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A sweeter Napa

Jaimal Yogis | December 28, 2007 | Food & Drink Story Wine and Spirits Eat and Drink Travel Weekend Escapes California Destinations

Tell someone you’re spending a weekend in Murphys, a gold mining town about 150 miles east of the city, off Highway 4, and you’re likely to get a quizzical stare. But you better get there before the stares turn into knowing looks. Tucked among Calaveras County’s thick oaks, aging barns, and acres of hearty grapes, Murphys offers one of California’s best, if little known, wine-tasting weekends. Boutique tasting rooms hide behind saloon doors along Main Street—think Dionysian Nevada City—and granitic and volcanic soils combined with a tepid alpine climate have created the perfect milieu for Rhône-style varietals. And while the Napatocracy sometimes shuns Murphys, it’s probably just because they’re jealous. “Some very knowledgeable growers are moving here instead of Napa. They’re saying, ‘We want lives, not lifestyle,’” says Ron Morris of Lavender Ridge Vineyard. And grapes are just the beginning. Calaveras boasts redwoods, deep caves, and rivers, and Murphys has a growing culinary scene that, for a town of just over 2,000, might surprise you.

Happy vintners make for happy sippers, as evidenced by some of Murphys’s downtown tasting rooms. Founded by a UC Davis–trained enologist with 20 years of experience, Lavender Ridge seems the most academic, but all of its bottles—including the popular, chocolatey grenache—go for under $30. Newsome-
, run by two bubbly couples who may be having more fun than the tasters, is the place for hearty reds, like its meritage. And folks at Hatcher make you feel like family while you’re sipping one of their fruity tempranillos. All tastings are free, and you can walk (or stagger) between all of downtown’s 12 tasting rooms.
To make it even better, snobbery does not yet seem to be in the local lexicon: you’re more likely to get invited to a dinner party at the winemaker’s home than to be made to feel you don’t know your acids from your tannins.

Lavender Ridge, 425a Main St., 209-728-2441, Newsome-Harlow, 403 Main St., 209-728-9817, Hatcher, 425 Main St., 209-605-7111,

A stay at Querencia is an experience you won’t forget. Set atop a peak 4 miles outside of town, the B&B offers feather beds, sunset hors d’oeuvres in the organic garden, and a suspended hot tub overlooking a stunning valley. The architecture is charmingly idiosyncratic. Says co-owner and designer Mike Macfarlane, “If you’ve been to Spain, you’ll probably think Gaudi.” Another plus is the personalized breakfast that starts with homemade scones delivered to your door, coaxing you out of bed for the remaining courses, served in the dining room overlooking green hills and vineyards.
If you don’t want to leave town, the Victoria Inn provides elegant, Western-themed rooms: clawfoot bathtubs, small-paned windows, and fireplaces transport you to the 19th-century Murphys Mark Twain described in his famous tale about a jumping frog.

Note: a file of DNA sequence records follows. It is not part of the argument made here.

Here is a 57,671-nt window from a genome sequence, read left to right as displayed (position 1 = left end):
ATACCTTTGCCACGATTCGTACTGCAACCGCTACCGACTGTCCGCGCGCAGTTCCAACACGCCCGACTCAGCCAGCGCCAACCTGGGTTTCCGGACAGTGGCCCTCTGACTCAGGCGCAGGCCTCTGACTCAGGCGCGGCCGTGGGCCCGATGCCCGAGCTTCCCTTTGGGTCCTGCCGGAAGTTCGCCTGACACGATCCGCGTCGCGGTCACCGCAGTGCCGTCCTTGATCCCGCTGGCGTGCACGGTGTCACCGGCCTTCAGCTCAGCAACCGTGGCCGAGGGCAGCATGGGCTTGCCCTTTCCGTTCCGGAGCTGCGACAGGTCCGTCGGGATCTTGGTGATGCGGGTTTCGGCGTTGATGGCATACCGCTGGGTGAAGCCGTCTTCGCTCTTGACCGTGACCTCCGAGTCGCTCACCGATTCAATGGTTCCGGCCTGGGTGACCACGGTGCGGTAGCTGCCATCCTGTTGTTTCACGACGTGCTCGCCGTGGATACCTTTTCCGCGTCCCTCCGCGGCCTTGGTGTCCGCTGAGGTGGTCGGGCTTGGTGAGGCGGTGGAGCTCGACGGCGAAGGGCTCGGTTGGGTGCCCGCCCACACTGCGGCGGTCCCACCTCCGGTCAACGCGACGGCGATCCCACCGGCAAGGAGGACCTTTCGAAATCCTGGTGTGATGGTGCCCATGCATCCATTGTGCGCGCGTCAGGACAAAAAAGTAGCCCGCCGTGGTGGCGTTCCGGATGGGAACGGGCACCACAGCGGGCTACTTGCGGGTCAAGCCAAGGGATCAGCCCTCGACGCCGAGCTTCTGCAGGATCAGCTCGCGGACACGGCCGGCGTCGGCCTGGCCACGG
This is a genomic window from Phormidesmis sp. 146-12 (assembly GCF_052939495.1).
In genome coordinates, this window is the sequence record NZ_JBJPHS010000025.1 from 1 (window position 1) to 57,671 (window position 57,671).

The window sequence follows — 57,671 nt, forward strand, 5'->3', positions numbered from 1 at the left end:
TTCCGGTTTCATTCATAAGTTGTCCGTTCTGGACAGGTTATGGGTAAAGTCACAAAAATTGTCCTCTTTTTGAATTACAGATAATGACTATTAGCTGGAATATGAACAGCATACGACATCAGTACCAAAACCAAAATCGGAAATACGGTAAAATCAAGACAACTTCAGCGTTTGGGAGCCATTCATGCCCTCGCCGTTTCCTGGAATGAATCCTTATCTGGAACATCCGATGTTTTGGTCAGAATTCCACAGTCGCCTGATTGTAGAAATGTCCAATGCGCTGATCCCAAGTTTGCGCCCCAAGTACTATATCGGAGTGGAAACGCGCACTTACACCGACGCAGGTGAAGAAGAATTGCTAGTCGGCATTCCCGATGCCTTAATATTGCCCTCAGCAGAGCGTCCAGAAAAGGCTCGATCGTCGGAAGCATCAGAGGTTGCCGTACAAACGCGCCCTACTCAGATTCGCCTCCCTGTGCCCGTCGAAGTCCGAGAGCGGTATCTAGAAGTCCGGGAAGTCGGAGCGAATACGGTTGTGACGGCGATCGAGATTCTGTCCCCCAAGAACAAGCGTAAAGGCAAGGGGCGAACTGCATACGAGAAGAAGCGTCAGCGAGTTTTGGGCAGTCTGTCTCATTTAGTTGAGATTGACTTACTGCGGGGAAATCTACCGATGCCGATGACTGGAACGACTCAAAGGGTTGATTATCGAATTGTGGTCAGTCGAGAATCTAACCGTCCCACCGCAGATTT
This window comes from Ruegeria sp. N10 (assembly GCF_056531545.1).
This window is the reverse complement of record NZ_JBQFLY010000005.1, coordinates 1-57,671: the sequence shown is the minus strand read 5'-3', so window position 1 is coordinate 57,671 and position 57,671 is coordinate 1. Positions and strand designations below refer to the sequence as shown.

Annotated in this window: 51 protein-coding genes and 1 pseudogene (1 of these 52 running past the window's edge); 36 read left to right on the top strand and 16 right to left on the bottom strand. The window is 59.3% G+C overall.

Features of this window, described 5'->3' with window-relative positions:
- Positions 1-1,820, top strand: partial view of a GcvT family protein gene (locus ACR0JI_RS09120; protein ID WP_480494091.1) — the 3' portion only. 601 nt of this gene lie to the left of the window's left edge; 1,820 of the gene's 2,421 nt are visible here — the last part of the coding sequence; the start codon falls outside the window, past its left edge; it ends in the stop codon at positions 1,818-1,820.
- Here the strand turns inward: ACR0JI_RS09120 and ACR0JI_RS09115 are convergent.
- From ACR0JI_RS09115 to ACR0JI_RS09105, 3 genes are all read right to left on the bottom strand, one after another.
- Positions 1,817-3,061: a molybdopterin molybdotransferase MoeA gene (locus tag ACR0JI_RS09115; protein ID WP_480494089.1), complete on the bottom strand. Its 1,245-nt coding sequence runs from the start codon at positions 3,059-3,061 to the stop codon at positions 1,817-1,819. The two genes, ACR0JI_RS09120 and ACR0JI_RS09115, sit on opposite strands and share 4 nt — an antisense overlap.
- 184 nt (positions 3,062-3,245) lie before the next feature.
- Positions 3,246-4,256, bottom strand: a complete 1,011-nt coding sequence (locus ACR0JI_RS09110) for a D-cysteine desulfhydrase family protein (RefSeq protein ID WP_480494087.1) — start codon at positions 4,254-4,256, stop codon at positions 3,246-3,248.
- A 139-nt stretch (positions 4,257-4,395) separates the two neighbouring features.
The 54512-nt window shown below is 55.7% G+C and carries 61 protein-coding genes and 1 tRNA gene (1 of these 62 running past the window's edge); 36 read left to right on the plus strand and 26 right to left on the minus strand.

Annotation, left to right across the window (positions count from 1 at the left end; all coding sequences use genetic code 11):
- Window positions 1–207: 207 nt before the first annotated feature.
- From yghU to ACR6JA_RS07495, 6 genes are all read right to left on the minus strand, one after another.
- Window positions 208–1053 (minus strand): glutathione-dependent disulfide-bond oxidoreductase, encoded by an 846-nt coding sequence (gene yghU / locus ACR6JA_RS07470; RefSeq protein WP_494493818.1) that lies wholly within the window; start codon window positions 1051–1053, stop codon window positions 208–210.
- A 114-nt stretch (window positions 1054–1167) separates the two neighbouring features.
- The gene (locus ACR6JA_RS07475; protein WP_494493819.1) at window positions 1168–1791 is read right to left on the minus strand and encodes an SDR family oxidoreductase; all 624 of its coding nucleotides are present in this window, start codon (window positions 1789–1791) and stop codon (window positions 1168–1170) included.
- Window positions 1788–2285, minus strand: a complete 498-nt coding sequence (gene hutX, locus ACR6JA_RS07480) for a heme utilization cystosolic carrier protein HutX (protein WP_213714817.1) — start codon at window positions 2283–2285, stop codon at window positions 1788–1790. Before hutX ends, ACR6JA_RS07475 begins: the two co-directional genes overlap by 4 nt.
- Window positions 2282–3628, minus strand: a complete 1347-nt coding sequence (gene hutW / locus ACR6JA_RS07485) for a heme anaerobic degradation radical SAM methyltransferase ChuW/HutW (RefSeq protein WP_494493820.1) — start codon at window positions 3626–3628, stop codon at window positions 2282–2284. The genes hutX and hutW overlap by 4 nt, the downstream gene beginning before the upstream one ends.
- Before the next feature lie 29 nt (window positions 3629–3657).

Querencia, 4383 Sheep Ranch Rd., 209-728-9520, Victoria Inn, 402H Main St., 866-490-4815,

The Victoria Inn also houses the town’s best dinner restaurant, V, where Bob Anderson (formerly the executive chef at Yosemite’s Ahwahnee Hotel) serves up plates like duck and foie gras over warm spinach (above) and rib eye rubbed with cumin and coffee and served with blue cheese gratin. Less than a block away is Grounds, which offers what locals say is the best breakfast in town. Be sure to get the potato pancakes with your scramble; they’re delicious, and you may need the heft for another hard day of tasting. For lunch, Alchemy Market and Wine Bar is the spot. A Diestel smoked turkey and bacon sandwich with avocado and jalapeno-chutney mayo is the perfect midday pick-me-up.

V, 402h main st., 209-728-0107. grounds, 402 Main St., 209-728-8663. Alchemy, 191 Main St., 209-728-0700,

Wines can be enjoyed in all seasons, but summer
is the best time to picnic by the town stream or hoof it on one of the area trails. For some of the best hikes, swimming holes, and caverns—and the area is full of them—head west a few miles on Highway 4, make a left at Parrots Ferry Road, and stop at Moaning Cavern, where you can rappel among the stalactites and escape the heat (caves stay 59 degrees all year). A little farther down Parrots Ferry Road, stop at the Natural Bridges trailhead and take the 1.4-mile-long trail that, not surprisingly, takes you to a natural bridge—one you can swim right under if the
snowmelt has been plentiful.

If you’re not in the outdoorsy mood, spend an hour perusing Moon Alley, where Brooke Langlois sells her one-of-a-kind candles. Poured and carved by hand, with designs inspired by Japanese woodblock prints and art nouveau motifs, they offer far more than wax and a wick. Most of the other Main Street shops are typically cutesy—good for passing time between tastings and hikes—but don’t miss Handmade Gallery’s locally blown glass and colorful abstract ceramic sculptures.

Moon Alley, 332 Main St., 209-890-5272. Handmade Gallery, 215 Main St., 209-728-8155.


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